Internal Market: Commission launches European Observatory on Counterfeiting and Piracy
European Commission - IP/09/497 30/03/2009
Brussels, 30 March 2009
On 2 April 2009 at the second High Level Conference on Counterfeiting and Piracy, Internal Market and Services Commissioner Charlie McCreevy, together with Members of the European Parliament, will launch a European Observatory on Counterfeiting and Piracy. By enhancing cooperation across the EU, the Observatory will be at the forefront in the fight against fake goods or illegal downloading and other infringements of intellectual property rights. A wide range of stakeholders representing business, public administrations, enforcement and civil society are expected to attend the event.
Internal Market and Services Commissioner Charlie McCreevy said: "Last year we met to discuss measures needed for the fight against fake goods. This year we are delivering concrete solutions. I am confident that the Observatory, alongside other initiatives we have launched, will significantly help us to step up the fight against intellectual property theft".
The launch of the European Observatory on Counterfeiting and Piracy answers the urgent need for a better targeted and more focused enforcement of intellectual property rights. It will be a platform that is to collect data, raise awareness, facilitate dialogue, exchange views and share best practices in enforcing intellectual property rights between business and national authorities.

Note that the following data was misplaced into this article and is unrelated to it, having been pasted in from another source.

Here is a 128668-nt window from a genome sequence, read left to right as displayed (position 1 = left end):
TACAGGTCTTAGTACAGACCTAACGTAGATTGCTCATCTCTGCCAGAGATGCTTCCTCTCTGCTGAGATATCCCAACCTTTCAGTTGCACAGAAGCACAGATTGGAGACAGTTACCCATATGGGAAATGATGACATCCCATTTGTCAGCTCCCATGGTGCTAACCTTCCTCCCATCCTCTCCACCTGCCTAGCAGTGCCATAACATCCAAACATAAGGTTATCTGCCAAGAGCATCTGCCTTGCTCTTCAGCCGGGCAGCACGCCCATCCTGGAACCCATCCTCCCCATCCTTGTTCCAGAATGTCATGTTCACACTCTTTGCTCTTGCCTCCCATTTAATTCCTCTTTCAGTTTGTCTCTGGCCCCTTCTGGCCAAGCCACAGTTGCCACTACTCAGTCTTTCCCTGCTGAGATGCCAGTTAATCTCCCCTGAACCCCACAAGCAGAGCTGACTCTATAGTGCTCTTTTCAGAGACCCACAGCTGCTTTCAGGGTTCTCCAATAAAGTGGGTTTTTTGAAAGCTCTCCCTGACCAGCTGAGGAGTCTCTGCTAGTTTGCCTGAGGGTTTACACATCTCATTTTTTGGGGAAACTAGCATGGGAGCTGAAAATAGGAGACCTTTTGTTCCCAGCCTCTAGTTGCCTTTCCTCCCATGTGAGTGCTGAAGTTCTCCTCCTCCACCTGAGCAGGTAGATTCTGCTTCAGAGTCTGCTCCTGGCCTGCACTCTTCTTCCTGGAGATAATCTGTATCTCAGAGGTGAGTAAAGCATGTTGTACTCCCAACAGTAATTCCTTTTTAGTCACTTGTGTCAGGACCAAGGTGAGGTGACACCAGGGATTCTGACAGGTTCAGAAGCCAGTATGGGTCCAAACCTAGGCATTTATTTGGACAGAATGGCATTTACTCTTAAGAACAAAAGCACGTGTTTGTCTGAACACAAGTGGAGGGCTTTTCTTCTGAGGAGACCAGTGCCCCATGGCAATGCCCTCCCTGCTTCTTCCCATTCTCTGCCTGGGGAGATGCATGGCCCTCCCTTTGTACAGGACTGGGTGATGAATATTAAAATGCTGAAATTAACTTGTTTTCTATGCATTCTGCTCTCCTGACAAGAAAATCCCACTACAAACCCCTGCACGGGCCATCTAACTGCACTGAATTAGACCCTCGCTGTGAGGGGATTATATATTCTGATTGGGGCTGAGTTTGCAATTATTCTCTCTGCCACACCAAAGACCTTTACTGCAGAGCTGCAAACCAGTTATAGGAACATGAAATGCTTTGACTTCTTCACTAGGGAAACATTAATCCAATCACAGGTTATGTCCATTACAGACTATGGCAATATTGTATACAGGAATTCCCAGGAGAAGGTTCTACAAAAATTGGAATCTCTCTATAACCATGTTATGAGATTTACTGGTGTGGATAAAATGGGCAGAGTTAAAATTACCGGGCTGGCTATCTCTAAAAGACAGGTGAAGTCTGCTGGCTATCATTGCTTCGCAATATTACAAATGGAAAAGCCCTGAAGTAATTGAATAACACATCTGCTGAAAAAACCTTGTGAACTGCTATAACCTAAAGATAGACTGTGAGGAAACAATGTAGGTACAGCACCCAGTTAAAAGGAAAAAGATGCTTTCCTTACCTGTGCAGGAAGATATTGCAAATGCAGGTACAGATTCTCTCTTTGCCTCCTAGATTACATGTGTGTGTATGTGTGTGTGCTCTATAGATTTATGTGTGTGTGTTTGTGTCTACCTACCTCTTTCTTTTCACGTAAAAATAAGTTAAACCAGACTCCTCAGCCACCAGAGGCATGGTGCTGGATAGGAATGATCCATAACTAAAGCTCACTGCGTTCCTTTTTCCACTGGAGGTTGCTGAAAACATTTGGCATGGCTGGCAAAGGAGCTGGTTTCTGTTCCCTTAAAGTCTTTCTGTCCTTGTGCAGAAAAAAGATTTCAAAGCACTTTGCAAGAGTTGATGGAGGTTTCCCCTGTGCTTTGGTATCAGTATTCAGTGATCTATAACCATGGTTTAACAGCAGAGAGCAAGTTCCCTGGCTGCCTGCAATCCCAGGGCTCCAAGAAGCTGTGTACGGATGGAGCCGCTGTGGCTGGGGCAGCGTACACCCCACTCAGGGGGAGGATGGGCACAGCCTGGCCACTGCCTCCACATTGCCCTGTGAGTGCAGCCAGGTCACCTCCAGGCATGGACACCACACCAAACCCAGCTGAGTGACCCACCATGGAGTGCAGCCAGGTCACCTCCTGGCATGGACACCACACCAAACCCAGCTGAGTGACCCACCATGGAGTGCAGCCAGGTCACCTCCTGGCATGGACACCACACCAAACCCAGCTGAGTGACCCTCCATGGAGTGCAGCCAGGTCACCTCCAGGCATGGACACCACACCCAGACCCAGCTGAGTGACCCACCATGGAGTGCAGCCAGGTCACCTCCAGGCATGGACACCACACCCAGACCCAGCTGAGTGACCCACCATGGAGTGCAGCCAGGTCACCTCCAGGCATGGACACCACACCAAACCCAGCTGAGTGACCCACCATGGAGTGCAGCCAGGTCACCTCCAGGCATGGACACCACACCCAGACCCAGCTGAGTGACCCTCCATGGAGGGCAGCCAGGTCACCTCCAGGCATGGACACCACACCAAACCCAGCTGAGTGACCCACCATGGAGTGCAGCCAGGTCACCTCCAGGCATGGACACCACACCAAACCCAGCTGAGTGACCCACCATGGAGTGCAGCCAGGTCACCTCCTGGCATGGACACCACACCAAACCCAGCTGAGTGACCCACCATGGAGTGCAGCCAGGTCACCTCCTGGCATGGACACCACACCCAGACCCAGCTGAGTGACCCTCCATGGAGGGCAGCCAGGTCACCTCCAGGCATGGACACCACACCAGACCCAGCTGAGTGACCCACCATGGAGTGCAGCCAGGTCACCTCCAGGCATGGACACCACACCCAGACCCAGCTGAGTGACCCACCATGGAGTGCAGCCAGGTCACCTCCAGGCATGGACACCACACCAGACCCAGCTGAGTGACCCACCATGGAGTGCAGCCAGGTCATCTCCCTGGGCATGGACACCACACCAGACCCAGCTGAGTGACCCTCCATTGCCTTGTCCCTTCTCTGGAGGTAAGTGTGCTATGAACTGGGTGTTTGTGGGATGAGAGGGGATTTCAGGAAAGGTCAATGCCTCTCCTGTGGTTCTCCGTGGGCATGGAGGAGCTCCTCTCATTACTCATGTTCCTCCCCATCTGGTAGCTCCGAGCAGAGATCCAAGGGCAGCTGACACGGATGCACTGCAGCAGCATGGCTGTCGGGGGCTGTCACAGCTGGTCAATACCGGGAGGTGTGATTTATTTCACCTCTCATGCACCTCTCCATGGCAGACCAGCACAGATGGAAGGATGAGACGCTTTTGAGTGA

The Conference starts at 8.30 in the Concert Noble, Rue d'Arlon 82, Brussels.
The conference programme and more information on the fight against
counterfeiting and piracy are available at:
Counterfeiting and piracy, or the infringement of intellectual property rights such as copyright, trade marks, designs or patents, is becoming an alarming problem for our economy and society. Counterfeiting and piracy have devastating effects on the economy, including job creation and the health and safety of the citizens. A 2005 study by the Organisation for Economic Cooperation and Development (OECD) estimated that global trade in fake goods represented 200 billion USD.